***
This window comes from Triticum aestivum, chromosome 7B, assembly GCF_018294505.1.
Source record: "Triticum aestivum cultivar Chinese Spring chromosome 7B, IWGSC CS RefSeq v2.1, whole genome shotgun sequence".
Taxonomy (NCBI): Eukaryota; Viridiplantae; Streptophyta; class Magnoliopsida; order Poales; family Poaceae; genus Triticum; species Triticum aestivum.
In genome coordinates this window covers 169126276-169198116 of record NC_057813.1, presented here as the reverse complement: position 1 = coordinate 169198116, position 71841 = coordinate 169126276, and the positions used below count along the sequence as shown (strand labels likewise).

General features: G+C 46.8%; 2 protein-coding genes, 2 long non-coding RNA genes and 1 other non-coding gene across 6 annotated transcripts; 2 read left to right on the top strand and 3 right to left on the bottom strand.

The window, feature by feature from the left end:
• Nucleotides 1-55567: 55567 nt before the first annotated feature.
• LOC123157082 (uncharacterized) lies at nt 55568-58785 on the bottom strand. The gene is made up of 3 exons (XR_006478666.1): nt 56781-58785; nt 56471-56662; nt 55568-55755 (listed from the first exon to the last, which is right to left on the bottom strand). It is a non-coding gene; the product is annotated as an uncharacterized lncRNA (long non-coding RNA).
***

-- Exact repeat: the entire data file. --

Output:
This window comes from Triticum aestivum, chromosome 7B, assembly GCF_018294505.1.
Source record: "Triticum aestivum cultivar Chinese Spring chromosome 7B, IWGSC CS RefSeq v2.1, whole genome shotgun sequence".
Taxonomy (NCBI): Eukaryota; Viridiplantae; Streptophyta; class Magnoliopsida; order Poales; family Poaceae; genus Triticum; species Triticum aestivum.
In genome coordinates this window covers 169126276-169198116 of record NC_057813.1, presented here as the reverse complement: position 1 = coordinate 169198116, position 71841 = coordinate 169126276, and the positions used below count along the sequence as shown (strand labels likewise).

General features: G+C 46.8%; 2 protein-coding genes, 2 long non-coding RNA genes and 1 other non-coding gene across 6 annotated transcripts; 2 read left to right on the top strand and 3 right to left on the bottom strand.

The window, feature by feature from the left end:
• Nucleotides 1-55567: 55567 nt before the first annotated feature.
• LOC123157082 (uncharacterized) lies at nt 55568-58785 on the bottom strand. The gene is made up of 3 exons (XR_006478666.1): nt 56781-58785; nt 56471-56662; nt 55568-55755 (listed from the first exon to the last, which is right to left on the bottom strand). It is a non-coding gene; the product is annotated as an uncharacterized lncRNA (long non-coding RNA).